VISITING ACT | Mark Broussard
In Step with the Funk: Marc Broussard's boogie grabs hold of the soul
BY ANDREA WARNER
“Blue Jeans” from the album Momentary Setback
Marc Broussard's butter-rich drawl and slow-groove guitar licks have likely aided plenty of late-night booty calls in dorm rooms and trailer parks alike since the singer-songwriter self-released his debut album, Momentary Setback, at the tender age of 22. That's a lot of loving Broussard's responsible for, and the songs on his newest album, Keep Coming Back, indicate that the boots will be knockin' for some time.
This southern singer-songwriter is just a "white boy singing soul" (by his own admission), but his deft blend of blues, sex, and sweet emotion has won him fans and a commercial following. "Home" is one of those songs instantly familiar and catchy, with a chorus that sticks inside the brain way longer than necessary. It's a small testament to Broussard's versatility. "Home" layers its blues with deliberate doses of funk, combining sexy with slightly sinister.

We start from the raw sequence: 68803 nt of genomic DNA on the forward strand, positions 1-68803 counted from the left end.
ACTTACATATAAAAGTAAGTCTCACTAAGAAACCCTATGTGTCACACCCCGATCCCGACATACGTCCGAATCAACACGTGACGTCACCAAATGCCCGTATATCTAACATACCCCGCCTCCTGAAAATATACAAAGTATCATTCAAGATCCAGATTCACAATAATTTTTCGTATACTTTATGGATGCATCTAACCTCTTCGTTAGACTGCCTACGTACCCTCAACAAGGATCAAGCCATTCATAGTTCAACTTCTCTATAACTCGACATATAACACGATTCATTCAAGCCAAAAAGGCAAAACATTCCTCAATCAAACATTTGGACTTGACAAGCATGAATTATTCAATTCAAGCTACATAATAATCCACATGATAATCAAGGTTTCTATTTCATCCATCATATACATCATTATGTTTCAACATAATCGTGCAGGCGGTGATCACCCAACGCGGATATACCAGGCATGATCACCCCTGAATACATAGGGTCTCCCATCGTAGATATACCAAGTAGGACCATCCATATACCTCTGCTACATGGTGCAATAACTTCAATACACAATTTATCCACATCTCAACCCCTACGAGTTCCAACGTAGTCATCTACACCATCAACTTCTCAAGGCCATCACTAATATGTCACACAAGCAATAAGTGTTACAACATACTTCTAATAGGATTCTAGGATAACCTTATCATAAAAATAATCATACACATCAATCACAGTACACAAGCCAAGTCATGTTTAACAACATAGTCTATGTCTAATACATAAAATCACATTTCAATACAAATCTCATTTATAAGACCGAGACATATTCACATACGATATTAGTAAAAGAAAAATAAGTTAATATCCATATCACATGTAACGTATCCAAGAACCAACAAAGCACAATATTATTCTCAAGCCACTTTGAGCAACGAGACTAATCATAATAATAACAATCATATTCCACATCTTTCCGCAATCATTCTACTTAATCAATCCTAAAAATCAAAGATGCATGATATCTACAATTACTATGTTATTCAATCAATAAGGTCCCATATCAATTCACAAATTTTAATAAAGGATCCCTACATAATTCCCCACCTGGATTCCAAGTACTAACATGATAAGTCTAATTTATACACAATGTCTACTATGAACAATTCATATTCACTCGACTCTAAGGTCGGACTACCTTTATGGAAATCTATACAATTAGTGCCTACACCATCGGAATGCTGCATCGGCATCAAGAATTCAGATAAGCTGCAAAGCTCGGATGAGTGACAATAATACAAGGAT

For all the hot 'n' heavy funk of songs like "Home," there's ample evidence of Broussard's spirited rock days on a few of his newest songs. The R&B-infused "Come in from the Cold" beckons a girl with cold feet closer, and possesses an intense '80s feel, punctuated by staccato saxophone and some lower register falsetto. Yet the song still guarantees slow dancing at the hip, much like "Why Should She Wait" which actually encourages his girl to get on her way since he can't give her what she needs.
Broussard's style is rooted in the history of his home state of Louisiana. His father, Boogie Kings' guitarist Ted Broussard, was inducted into the state's Hall of Fame, and Broussard grew up surrounded by blues, funk, and soul music. He's also a natural entertainer with a reputation for a killer live show, an atmosphere Broussard attempted to capture while making Keep Coming Back. Recorded over 11 days in Nashville at the famous Ocean Way Studios, most of the album feels like eavesdropping on a jam session with old friends. Well, old friends who make down and dirty music, sure to stoke the home-fires well after closing time. —Andrea Warner